<output omitted> MODEL RESULTS Two-Tailed Estimate S.E. Est./S.E. P-Value ADJUST BY MOTIV 0.901 0.041 22.031 0.000 EXTRA 0.190 0.048 3.916 0.000 HARM 0.860 0.041 20.823 0.000 STABI 0.650 0.042 15.407 0.000 Means ADJUST 0.000 0.000 999.000 999.000 Intercepts MOTIV 0.000 0.045 0.000 1.000 EXTRA 0.000 0.045 0.000 1.000 HARM 0.000 0.045 0.000 1.000 STABI 0.000 0.045 0.000 1.000 Variances ADJUST 1.000 0.000 999.000 999.000 Residual Variances MOTIV 0.187 0.041 4.506 0.000 EXTRA 0.962 0.061 15.693 0.000 HARM 0.259 0.040 6.499 0.000 STABI 0.575 0.041 14.055 0.000 QUALITY OF NUMERICAL RESULTS Condition Number for the Information Matrix 0.729E-01 (ratio of smallest to largest eigenvalue)
Looking at the above output, we see that the factor loading for motiv is equal to .901 rather than 1, and that it has a non-zero standard error, indicating that this parameter has been estimated rather than fixed. Looking further down, the mean of the latent variable adjust is exactly zero, and a variance of exactly 1, the values specified in the input file. Note that both parameters have a standard error of 0, which is consistant with a parameter that has been fixed rather than freed.
3.0 Assigning names to parameters
Assigning names to parameters allows you to refer them in either the model test or model constraint commands, allowing the user to perform custom hypothesis tests or impose complex constraints. Names are assigned to parameters by placing a name in parentheses after the parameter is listed (similar to the way in which one assigns constraints). Parameter names must begin with a letter; can contain only letters, numbers, and the underscore symbol; and must be 8 characters or less. Similar to the assignment of constraints discussed above, the label must be the last item on a line and will be applied to all parameters listed on that line. Putting a single label at the end of a line with multiple parameters listed applies that label to all of the parameters and, in the process constrains, the parameters to equality. Below we assign the label a1 to the estimate of the covariance between family and cog, the label a2 to the covariance between family and achieve, and a3 to the covariance between family and adjust.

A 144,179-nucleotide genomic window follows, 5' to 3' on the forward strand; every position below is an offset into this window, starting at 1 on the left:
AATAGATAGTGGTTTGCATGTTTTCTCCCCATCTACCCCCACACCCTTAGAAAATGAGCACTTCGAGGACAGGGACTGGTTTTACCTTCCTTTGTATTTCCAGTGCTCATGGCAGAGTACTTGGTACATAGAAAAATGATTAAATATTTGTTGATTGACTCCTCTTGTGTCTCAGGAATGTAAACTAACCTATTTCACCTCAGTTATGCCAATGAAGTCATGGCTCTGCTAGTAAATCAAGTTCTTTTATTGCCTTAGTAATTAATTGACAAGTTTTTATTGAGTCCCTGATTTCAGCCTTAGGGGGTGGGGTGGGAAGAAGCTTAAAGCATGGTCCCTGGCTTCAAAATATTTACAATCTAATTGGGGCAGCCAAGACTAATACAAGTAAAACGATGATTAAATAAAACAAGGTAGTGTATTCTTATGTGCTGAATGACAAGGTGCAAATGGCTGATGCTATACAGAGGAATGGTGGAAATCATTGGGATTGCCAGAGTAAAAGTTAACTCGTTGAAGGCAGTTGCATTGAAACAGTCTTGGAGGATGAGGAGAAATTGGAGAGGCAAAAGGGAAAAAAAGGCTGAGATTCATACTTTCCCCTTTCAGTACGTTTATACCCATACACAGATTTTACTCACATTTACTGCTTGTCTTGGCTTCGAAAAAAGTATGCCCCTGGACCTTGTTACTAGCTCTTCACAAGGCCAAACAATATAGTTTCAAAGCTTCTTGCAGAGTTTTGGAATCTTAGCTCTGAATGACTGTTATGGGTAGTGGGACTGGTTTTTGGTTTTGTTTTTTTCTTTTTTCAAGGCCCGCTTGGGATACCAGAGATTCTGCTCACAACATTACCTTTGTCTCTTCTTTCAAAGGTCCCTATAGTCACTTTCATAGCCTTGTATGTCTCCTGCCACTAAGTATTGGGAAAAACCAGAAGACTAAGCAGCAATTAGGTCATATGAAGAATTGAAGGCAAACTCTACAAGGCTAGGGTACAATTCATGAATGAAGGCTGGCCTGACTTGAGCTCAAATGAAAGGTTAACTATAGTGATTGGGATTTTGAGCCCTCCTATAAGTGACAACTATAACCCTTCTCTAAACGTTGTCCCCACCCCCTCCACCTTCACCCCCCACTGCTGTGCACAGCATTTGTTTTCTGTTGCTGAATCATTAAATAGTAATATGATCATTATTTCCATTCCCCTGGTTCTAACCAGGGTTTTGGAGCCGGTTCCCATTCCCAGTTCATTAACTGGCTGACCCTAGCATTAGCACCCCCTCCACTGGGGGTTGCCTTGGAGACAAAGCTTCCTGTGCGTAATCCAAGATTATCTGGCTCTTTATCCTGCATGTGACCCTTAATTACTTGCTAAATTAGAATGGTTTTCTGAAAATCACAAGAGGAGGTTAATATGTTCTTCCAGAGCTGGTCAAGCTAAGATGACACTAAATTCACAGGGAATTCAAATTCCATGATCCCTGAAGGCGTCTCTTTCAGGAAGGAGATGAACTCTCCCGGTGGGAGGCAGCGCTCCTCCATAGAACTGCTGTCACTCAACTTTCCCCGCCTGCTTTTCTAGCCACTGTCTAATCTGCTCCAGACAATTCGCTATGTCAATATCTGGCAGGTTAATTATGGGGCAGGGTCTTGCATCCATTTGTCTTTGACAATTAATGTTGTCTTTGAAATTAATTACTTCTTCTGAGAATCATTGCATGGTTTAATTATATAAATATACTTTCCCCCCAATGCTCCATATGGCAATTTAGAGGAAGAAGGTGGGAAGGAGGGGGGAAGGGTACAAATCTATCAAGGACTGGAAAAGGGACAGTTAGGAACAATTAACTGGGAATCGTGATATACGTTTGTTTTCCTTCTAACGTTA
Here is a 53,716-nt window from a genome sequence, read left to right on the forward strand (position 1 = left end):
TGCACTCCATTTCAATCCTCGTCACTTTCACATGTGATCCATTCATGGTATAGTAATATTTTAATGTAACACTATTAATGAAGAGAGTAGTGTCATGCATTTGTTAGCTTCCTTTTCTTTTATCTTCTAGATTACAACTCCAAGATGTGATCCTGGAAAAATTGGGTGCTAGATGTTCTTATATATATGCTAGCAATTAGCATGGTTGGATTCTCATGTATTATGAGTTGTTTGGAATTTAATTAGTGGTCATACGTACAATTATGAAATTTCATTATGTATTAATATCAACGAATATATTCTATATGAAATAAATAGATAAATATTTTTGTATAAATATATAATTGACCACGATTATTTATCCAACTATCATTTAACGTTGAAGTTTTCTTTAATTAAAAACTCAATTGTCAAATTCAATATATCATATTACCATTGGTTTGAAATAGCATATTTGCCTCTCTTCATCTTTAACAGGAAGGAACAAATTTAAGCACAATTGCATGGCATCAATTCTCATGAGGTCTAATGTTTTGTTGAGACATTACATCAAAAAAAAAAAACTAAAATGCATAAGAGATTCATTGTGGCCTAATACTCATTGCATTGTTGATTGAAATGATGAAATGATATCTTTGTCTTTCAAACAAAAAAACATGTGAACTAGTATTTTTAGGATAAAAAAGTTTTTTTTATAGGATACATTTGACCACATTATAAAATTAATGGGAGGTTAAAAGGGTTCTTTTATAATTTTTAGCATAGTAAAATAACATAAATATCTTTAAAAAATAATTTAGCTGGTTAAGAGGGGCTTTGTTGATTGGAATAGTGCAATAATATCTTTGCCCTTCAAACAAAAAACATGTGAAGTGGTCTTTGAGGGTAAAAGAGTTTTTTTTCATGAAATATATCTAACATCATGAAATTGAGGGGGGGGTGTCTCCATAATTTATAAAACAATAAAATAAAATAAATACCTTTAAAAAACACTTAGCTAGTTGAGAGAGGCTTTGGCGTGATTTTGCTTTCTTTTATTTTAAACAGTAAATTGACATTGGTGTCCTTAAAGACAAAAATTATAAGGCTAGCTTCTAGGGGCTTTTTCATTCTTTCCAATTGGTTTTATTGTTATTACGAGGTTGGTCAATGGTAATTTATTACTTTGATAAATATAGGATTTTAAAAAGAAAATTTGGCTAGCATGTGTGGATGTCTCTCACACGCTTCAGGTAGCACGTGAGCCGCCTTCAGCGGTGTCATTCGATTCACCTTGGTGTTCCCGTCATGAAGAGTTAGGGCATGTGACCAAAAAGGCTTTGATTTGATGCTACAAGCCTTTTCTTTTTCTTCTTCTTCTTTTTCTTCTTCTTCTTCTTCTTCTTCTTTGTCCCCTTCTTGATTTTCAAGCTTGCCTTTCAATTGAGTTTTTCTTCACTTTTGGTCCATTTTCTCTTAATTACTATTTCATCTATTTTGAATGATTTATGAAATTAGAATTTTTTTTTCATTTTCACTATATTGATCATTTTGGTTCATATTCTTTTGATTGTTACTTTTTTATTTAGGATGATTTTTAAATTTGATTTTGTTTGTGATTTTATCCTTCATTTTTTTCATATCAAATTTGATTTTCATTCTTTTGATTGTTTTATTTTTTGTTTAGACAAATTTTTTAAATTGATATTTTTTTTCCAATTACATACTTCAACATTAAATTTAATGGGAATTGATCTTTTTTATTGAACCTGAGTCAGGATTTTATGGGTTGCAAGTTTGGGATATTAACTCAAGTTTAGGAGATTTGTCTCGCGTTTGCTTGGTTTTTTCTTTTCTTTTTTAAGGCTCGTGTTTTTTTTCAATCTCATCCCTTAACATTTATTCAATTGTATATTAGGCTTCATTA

title: Assigning parameter labels data: file is worland_data.dat; variable: names are ppsych ses verbal vissp mem read arith spell motiv extra harm stabi; model: family by ppsych ses; cog by verbal vissp mem; achieve by read arith spell; adjust by motiv extra harm stabi; family with cog (a1) achieve (a2) adjust (a3); cog with achieve adjust; achieve with adjust;
Assigning parameter labels without specifying any tests or constraints results in output that is identical to the output for this model without specifying the parameter labels. Next we will use these labels to test hypotheses about these parameters.
5.0 Testing hypotheses about parameter estimates using Wald tests
Mplus will allow you to test hypotheses about individual parameters (e.g., b=2), hypotheses about groups of parameters (e.g., b1=0 and b2=0), and tests about the equality of parameters (e.g., b1=b2). The model test command tells Mplus that we would like to test a series of parameter constraints. The lines following the model test command give the specific constraints to be tested. In the input file below, three parameters are assigned names (a1, a2 and a3), then the model test command is used to test the null hypothesis that a1 = a2; and a1 = a3;. This corresponds to the null hypothesis a1 = a2 = a3; that is, that the covariances of family with cog, family with achieve, and family with adjust are all equal. It is important to note that all of the constraints listed in the model test command are tested simultaneously, so if the null hypothesis was a1 = a2 (without worrying about a3), this hypothesis would need to be tested separately.
title: Using Wald tests data: file is worland_data.dat; variable: names are ppsych ses verbal vissp mem read arith spell motiv extra harm stabi; model: family by ppsych ses; cog by verbal vissp mem; achieve by read arith spell; adjust by motiv extra harm stabi; family with cog (a1) achieve (a2) adjust (a3); cog with achieve adjust; achieve with adjust; model test: a1 = a2; a1 = a3;
The abridged output associated with this model is shown below.
<output omitted> THE MODEL ESTIMATION TERMINATED NORMALLY TESTS OF MODEL FIT Chi-Square Test of Model Fit Value 600.106 Degrees of Freedom 48 P-Value 0.0000 Chi-Square Test of Model Fit for the Baseline Model Value 4124.707 Degrees of Freedom 66 P-Value 0.0000 CFI/TLI CFI 0.864 TLI 0.813 Wald Test of Parameter Constraints Value 21.395 Degrees of Freedom 2 P-Value 0.0000 Loglikelihood H0 Value -6745.325 H1 Value -6445.272 Information Criteria Number of Free Parameters 42 Akaike (AIC) 13574.649 Bayesian (BIC) 13751.663 Sample-Size Adjusted BIC 13618.352 (n* = (n + 2) / 24) RMSEA (Root Mean Square Error Of Approximation) Estimate 0.152 90 Percent C.I. 0.141 0.163 Probability RMSEA <= .05 0.000 SRMR (Standardized Root Mean Square Residual) Value 0.063 MODEL RESULTS Two-Tailed Estimate S.E. Est./S.E. P-Value FAMILY BY PPSYCH 1.000 0.000 999.000 999.000 SES -1.107 0.115 -9.657 0.000 COG BY VERBAL 1.000 0.000 999.000 999.000 VISSP 0.833 0.045 18.393 0.000 MEM 0.972 0.044 22.326 0.000 ACHIEVE BY READ 1.000 0.000 999.000 999.000 ARITH 0.842 0.034 24.840 0.000 SPELL 0.954 0.027 35.622 0.000 ADJUST BY MOTIV 1.000 0.000 999.000 999.000 EXTRA 0.233 0.048 4.813 0.000 HARM 0.857 0.042 20.295 0.000 STABI 0.662 0.045 14.615 0.000 FAMILY WITH COG -0.411 0.046 -8.852 0.000 ACHIEVE -0.363 0.044 -8.151 0.000 ADJUST -0.245 0.040 -6.099 0.000 <output omitted>